Dancehall obscenity divides opinion

“Dancehall is growing and there’s unity between producers, DJs and artists. Zimbabwe will be a little Jamaica,” says DJ Templeman, better known as Godfather. “Dancehall is a vital element of Zimbabwean society. Indeed, this is the genre that helps form the moral fibre of Zimbabwean society.”

Many would agree, but would say that what’s being formed is a society of sex, money and alcohol obsessed young people.

Dancehall is a culture that impacts on dress, fashion and body language, and it also influences the attitudes of many youths, stimulating them to behave as people do in the songs.

The power of musicians to influence their audience became crystal-clear when Winky D curtain-raised for Elephant Man at the Glamis Arena. He ordered thousands of fans who had paid rest-of-ground fees to invade the VIP section. People legitimately in the VIP area were injured and many lost phones and cameras in the stampede that ensued.

Dancehall, say many, has moved from its promotion of social and political consciousness to the elevation and glorification of sexual immorality and violence.

“I do not play Zim dancehall in my commuter bus because of the lyrics. Some people do not board commuters playing such kind of immature music,” said one bus driver.

Headlining artists like Lady and Young Soldier explore sex as the main theme in their music, making taboo practices normal. Young, mpressionable minds then adopt these themes as part of their daily lifestyle.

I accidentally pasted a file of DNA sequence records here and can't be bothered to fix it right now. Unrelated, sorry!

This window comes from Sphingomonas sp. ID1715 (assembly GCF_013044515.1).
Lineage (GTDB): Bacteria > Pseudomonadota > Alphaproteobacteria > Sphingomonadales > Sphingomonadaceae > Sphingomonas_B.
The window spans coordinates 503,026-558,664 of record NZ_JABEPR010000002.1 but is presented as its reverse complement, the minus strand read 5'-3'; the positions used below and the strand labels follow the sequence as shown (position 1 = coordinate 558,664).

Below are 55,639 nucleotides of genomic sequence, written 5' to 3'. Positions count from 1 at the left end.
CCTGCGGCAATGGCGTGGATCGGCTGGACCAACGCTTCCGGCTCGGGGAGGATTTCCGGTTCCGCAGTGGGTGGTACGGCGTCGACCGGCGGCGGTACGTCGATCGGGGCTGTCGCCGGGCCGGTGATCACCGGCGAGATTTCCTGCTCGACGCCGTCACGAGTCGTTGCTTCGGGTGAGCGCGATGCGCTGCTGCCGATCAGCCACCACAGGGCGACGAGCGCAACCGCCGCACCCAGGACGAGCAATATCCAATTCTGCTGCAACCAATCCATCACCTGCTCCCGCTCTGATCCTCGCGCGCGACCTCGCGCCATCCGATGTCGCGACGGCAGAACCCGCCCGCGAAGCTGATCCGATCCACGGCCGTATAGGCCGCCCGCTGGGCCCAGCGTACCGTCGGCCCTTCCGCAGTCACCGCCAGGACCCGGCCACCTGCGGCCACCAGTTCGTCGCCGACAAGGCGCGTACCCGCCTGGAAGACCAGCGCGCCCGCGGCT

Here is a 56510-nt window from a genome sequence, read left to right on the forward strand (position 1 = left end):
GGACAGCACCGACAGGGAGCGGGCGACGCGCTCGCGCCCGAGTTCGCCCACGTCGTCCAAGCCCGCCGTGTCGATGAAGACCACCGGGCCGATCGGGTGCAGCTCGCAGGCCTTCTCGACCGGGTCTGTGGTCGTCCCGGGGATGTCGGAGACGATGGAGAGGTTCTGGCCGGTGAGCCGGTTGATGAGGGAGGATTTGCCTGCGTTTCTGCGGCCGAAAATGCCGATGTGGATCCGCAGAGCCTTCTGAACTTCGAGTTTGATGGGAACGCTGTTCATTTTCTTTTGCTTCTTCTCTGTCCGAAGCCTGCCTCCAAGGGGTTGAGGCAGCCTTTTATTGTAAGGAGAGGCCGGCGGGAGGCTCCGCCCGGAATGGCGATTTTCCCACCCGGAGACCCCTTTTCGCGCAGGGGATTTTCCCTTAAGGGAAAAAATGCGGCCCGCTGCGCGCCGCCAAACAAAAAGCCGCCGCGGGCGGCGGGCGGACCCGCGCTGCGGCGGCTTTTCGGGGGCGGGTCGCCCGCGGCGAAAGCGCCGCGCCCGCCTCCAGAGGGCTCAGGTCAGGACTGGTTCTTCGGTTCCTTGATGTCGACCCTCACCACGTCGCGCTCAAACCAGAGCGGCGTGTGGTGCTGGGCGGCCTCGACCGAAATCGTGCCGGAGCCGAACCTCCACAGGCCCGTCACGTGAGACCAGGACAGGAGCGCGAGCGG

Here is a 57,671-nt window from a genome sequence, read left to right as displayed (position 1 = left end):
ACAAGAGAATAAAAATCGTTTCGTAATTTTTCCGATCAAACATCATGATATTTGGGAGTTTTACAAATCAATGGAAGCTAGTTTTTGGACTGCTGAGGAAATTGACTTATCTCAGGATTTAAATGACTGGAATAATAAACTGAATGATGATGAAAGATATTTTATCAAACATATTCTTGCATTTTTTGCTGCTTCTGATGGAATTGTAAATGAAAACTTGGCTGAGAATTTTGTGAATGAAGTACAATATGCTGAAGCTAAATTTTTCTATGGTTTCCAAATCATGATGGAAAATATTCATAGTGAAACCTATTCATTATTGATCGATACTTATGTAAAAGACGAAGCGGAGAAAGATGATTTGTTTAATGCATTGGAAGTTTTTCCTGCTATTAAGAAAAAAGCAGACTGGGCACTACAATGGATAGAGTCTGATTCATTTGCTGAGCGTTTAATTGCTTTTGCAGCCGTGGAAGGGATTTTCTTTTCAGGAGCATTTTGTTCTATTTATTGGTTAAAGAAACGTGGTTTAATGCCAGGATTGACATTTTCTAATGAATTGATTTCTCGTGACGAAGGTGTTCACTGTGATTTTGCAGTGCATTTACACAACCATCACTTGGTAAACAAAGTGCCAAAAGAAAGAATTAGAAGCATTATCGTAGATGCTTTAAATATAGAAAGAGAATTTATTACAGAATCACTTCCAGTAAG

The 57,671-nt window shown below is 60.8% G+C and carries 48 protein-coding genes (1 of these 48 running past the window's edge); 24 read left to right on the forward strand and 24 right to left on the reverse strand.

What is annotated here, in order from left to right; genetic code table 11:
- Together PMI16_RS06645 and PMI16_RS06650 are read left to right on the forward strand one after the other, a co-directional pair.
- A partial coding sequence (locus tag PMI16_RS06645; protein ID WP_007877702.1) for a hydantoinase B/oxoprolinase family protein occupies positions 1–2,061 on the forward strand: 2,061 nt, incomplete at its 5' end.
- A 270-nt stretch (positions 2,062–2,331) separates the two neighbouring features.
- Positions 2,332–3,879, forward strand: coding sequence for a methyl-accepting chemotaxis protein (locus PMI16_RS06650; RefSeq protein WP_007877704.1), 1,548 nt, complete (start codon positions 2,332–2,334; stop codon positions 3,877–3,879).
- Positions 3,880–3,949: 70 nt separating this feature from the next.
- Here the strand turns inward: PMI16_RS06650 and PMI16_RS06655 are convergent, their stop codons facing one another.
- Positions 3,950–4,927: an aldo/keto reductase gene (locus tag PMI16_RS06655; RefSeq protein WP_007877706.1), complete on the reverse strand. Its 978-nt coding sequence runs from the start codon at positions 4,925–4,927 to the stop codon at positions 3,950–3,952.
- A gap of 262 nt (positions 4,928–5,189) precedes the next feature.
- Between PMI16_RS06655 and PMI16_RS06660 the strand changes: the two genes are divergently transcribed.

According to a recent survey that said girls tended to start having sex at the age of 12, writers pointed out that peer pressure and music were among the most powerful forces driving young people.

While dancehall influences its listeners, there are conflicts even within the genre. It’s customary for youths to affirm an informal allegiance, and this was witnessed by top dancehall artist Winky D in the song Mafeelings pamangoma.

One example of factions arising within dancehall is the much-publicised divide between rastas, who glorify smoking marijuana, and those criticising the habit. Divisions erupted when Winky D blasted the use of drugs in his most popular hit Mofira kureva.

Conscious of that, Guspy Warrior released a song praising the use of marijuana – “tipe chamba timone mone” or “give us the weed and let me roll it”.

A drug abuse anthem rocked the show at Gwanzura stadium recently, as many artists performed their own paeans to dope, including Lady Squanda, Lady B and Killer T.

Violence and sexual immorality are also popular themes. Artists also sing about rage.”Akunyeya usipo mamisa, akutorera mudiwa wako mamisa” or “Beat up anyone gossiping about you and beat up anyone trying to snatch your lover”, sang Lady B.

Tich Masomere, a political analyst says: “Reports identify music, mainly dancehall, as a trigger for early sexual practices.”

“Music is spiritual and is an informal way of education that preaches to the subconscious mind, affecting listeners’ behaviour,” says media analyst Earnest Mudzengi.

Lady B’s performances turn the spotlight on sex and, at one of her shows, she called a male fan on stage to put audiences into an erotic mood with sexual dances, while singing “sheka mpunduru” or “bounce your booty”.

Alongside these negative, or at least morally dubious, messages, there are some positives too.

Many reggae and dancehall artists sing about the current social, economic and political climate in their communities.

Jiggaz introduced his latest socially conscious song, mari haisi kukwana at a bash at Gwanzura stadium recently, and his son, Spiderman, went further by castigating the city council for causing water-borne diseases.

Post published in: Entertainment

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